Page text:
Purdue might have only three healthy, experienced running backs, but the Boilermakers still feel as though they'll be able to go deep in the backfield.
Because of Purdue's penchant for using others - likely wide receivers, and perhaps even backup quarterback Rob Henry - as runners.
"I think with our personnel groupings, we're able to hide our lack of depth at that spot a little bit," offensive coordinator Gary Nord said. "With Akeem Shavers being the No. 1, and Akeem Hunt being No. 2, those guys are very consistent and can play every play for you."
But at running back, at least, Purdue has few other options. Fifth-year senior Ralph Bolden is recovering from an ACL tear, his third, and might not be ready for the opener, or the season. Gavin Roberts, while a senior, has never had a carry, while Brandon Cottom, a sophomore fullback, showed promise early last season before tearing his ACL. He's looked good - and healthy - during the first half of camp.
On the third day of training camp, Purdue moved freshman quarterback Robert Gregory to running back, in an effort to bolster numbers there.
But like last year, Purdue will use receivers Antavian Edison and Raheem Mostert in the backfield; the duo combined for 232 yards in 2011, averaging more than five yards per handoff.
"We may have to manufacture some running back play from other skill position plays on our offense because we are thin at that position," Danny Hope said. "But I like the guys we have, they're all fast and all guys you can count on to do their best.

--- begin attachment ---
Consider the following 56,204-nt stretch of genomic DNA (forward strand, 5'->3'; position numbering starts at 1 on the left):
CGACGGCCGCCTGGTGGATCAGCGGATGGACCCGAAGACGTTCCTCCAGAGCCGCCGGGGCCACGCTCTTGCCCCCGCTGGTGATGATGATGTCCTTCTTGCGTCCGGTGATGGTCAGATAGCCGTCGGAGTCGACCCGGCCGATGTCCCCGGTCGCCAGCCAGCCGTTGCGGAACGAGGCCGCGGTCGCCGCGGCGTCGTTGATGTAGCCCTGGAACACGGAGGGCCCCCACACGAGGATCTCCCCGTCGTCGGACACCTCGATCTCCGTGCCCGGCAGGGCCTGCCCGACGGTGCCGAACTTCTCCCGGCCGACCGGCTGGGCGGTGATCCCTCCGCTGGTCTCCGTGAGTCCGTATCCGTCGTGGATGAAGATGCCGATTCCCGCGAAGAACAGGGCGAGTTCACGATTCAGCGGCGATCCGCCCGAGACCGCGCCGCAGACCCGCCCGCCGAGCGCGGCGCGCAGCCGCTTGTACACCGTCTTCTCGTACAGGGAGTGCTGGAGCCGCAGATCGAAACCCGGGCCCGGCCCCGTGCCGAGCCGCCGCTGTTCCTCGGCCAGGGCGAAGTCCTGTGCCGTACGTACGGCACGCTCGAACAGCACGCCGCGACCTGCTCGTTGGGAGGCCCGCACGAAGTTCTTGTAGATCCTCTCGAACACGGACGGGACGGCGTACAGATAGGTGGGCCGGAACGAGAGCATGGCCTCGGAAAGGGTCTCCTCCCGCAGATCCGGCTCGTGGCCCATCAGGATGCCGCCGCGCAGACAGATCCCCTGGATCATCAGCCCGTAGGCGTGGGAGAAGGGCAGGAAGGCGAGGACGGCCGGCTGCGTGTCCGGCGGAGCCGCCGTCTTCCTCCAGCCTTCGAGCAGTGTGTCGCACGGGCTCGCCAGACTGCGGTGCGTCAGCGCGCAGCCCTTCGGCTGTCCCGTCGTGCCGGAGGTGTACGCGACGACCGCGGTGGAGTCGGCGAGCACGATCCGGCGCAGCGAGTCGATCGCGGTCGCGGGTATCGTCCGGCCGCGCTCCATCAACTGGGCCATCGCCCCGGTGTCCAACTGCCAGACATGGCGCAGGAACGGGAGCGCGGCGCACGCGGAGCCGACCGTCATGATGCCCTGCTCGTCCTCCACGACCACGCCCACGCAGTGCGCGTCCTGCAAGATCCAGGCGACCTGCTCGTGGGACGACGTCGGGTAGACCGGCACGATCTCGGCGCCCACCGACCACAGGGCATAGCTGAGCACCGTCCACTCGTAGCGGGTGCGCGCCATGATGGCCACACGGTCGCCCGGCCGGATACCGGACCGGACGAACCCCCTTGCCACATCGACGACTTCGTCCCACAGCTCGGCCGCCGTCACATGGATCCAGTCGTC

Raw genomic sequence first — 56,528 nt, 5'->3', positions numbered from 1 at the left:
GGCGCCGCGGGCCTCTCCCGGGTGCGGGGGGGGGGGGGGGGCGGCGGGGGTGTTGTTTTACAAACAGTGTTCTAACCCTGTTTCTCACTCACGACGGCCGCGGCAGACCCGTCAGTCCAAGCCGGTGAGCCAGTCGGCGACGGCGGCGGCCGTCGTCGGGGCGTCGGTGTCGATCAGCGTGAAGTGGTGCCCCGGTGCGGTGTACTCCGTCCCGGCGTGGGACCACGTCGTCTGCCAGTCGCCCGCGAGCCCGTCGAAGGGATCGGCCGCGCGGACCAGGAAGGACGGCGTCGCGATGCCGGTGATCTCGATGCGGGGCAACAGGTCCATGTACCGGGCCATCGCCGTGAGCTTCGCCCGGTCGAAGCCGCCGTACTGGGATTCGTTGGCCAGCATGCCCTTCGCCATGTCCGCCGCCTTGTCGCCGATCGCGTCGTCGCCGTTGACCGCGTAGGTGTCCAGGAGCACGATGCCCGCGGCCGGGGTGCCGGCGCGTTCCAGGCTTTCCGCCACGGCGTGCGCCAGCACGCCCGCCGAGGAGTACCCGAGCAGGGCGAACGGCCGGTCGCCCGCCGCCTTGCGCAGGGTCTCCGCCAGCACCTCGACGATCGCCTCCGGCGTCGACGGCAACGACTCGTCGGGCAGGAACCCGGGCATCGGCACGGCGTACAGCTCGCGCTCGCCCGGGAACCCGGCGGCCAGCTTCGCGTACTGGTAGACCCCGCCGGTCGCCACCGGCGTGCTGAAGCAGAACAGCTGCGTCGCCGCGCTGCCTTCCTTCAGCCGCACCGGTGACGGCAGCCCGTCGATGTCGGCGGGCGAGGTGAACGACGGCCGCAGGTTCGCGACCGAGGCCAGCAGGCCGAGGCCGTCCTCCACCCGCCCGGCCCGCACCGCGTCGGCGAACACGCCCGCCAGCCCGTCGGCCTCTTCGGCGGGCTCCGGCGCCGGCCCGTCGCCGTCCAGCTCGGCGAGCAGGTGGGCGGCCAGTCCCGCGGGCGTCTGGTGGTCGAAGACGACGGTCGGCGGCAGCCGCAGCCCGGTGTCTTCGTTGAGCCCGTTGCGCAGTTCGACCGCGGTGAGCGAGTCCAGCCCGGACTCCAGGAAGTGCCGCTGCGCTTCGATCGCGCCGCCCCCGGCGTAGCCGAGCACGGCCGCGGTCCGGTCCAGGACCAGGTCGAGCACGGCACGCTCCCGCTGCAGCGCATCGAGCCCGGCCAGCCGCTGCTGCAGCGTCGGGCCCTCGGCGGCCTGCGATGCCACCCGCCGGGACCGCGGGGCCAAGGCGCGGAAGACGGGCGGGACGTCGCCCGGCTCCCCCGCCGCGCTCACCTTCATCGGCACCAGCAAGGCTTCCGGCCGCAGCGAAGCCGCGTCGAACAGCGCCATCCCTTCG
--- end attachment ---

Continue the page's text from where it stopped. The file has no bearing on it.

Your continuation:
"I don't anticipate our running game dropping off any at all. I expect us to be very good as far as a rushing offense this year."
Assuming Shavers, who rose to the primary back after Bolden's injury, picks up where he left off - the senior had 149 yards in the bowl game, and more than 500 for the season - a key to Purdue's attack is Hunt. A sophomore, the 5-foot-9, 184-pounder had 287 yards as a true freshman, averaging a whooping 8.7 per attempt.
But Hunt was largely using only his sprinter's-class speed to beat defenses; now, he's feeling more like a football player.
"I feel like I'm making great process," he said at Media Day, "especially on my blocking assignments, because I'm bigger and stronger now."
Bolden's return would be helpful. Purdue's leading rusher a year ago, Bolden tore his ACL in the regular-season finale vs. Indiana. He's rehabbing now, but not involved in contact drills. A mid-season return, or perhaps earlier, would give the Boilermakers a boost.
But his injury in part led Purdue to shifting Gregory. The 6-3, 195-pound rookie is trying to acclimate to his new position as quickly as possible after playing quarterback for his nearly whole football career. Some parts translate easily - he can run - but picking up the nuances of the position, i.e. blocking and assignments, is a little more difficult.
"It's all a learning experience for me," he said. "I would love to get on the field. I came in ready to play; it's just hard work.
"I'm here trying to help the team and trying to get on the field."
Bolden thinks the backs will be fine.
"We can always use more," he joked, "but I feel pretty confident about our running backs. A lot of guys know what to do, Shavers, Hunt, Roberts, Cottom. Everybody looks pretty good in camp."
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